WHO ARE WE. . . . . .?

Founded in 1984, the PBPOA was established by residents who wanted to speak with a unified voice during the development of Pelican Bay. At the time, the PBPOA was the only game in town – the only community-wide residents’ organization.

The Foundation board then was made up of developers, who dealt with zoning and management of the common areas. (WCI gradually ceded control, turning over board membership to the Foundation in the late 1990’s.)

The organization grew, of course. Current membership numbers approximate 3,000 households or 6000 residents. With the emergence of the Foundation and the PBSD, the PBPOA evolved into an oversight organization, with the primary goal of protecting residential property values.

Critical activities over the years have included …

  • Opposition to high-rises on the east side of Pelican Bay Boulevard.
  • With the Foundation, a successful fight to prevent the construction of Cap d’Antibes.
  • Opposition to bicycle lanes on Pelican Bay Boulevard.
  • A lead role in defeating plans to build a fishing pier next to Pelican Bay.
  • Efforts leading to the formation of the North Naples Community Alliance, a coalition of surrounding neighborhoods.
  • A major fund-raising program to offset cuts in service at the Vanderbilt Beach Library Branch.

The PBPOA has also instituted a program of Community Workshops and Candidate Forums to provide information to the residents. Topics have included proposed state constitutional amendments, changes in condominium law, North Naples Fire & Rescue Consolidation.

In recent years, the PBPOA has honored individuals who have made sustained contributions to the community. Winners of the Person-of-the-Year award have been Kay Potter for her pioneering work in protecting the mangroves, Joe Adams the founder of the Men’s Coffee, and Ross Obley, head of the Westinghouse team that built Pelican Bay, founding member of The Club Pelican Bay, past president of Pelican Bay Rotary and Greater Naples Chamber of Commerce.

The PBPOA has sponsored the Year Rounders and its off-season social events since 1998.

With the support of its members, the PBPOA will continue its tradition of providing community service and protecting the interests of the
residents of Pelican Bay.

How does Pelican Bay operate?


By understanding how these entities function, and how important their decisions are to our quality of life, to our expenditures and to our property values, it is hoped that more residents will take an active role in the decisions that affect us all.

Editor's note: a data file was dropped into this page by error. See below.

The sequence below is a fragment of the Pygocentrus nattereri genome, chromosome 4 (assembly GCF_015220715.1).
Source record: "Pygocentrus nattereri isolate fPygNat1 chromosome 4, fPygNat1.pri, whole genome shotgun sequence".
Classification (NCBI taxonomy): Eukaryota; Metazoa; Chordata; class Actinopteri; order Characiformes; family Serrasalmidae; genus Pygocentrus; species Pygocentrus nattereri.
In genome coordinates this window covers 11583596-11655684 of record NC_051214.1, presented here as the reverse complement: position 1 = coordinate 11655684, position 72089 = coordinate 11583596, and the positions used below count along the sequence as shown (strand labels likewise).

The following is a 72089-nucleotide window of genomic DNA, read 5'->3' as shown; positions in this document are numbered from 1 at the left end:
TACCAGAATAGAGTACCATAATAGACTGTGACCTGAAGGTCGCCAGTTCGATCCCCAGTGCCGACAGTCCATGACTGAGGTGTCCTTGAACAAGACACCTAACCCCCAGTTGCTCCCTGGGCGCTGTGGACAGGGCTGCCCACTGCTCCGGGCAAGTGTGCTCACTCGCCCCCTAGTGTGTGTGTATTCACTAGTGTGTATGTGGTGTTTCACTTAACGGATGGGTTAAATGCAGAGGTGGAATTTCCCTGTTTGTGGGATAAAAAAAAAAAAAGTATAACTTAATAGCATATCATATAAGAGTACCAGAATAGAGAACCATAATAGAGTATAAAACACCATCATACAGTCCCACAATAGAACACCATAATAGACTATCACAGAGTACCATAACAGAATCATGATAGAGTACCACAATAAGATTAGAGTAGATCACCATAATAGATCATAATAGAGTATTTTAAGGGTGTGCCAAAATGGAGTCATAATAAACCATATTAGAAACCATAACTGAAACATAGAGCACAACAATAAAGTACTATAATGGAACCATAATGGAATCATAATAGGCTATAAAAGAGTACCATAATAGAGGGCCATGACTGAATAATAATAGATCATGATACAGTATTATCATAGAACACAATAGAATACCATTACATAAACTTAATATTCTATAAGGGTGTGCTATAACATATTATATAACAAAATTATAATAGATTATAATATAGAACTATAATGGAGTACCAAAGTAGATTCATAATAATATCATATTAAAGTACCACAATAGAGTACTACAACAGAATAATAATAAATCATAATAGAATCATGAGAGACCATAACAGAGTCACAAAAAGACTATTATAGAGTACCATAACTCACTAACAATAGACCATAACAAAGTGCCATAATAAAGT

The Pelican Bay Property Owners Association is a voluntary group of resident owners organized to provide an effective concerted voice for the residents of Pelican Bay in matters affecting the quality of life and values of the community.

The Pelican Bay Foundation is the “Master Homeowners Association”. membership and payment of assessments is mandatory for all Pelican Bay property owners.
The Foundation maintains a staff and is responsible for the maintenance of the common areas and the operation of all amenities.

Pelican Bay Services Division is a municipal services and taxing benefit unit of Collier County and is responsible for water management, street lighting, landscaping and grounds maintenance in Pelican Bay. These services are funded as part of the non-ad valorem taxes paid by residents. Listed below is the Collier County Ordinance that governs PBSD.

“The Unit is formed for the purpose of providing street lighting, water management, beach re-nourishment, ambient noise management, extraordinary law enforcement service and beautification, including but not limited to beautification of recreation facilities, sidewalk, street and median areas, identification markers, the maintenance of conservation or preserve areas including the restoration of the mangrove forest preserve and to finance the landscaping beautification of only that portion of U.S. 41 from Pine Ridge Road to Vanderbilt Beach Road in the above- described taxing and benefit unit and to that end shall possess all the powers to do all things reasonably necessary to provide such services. The Unit will be solely responsible for advising the County on dredging and maintaining Clam Pass for the purpose of enhancing the health of the affected mangrove forest, and will manage such activities for the County.” (Section Four, Ordinance 2013-61, p. 1).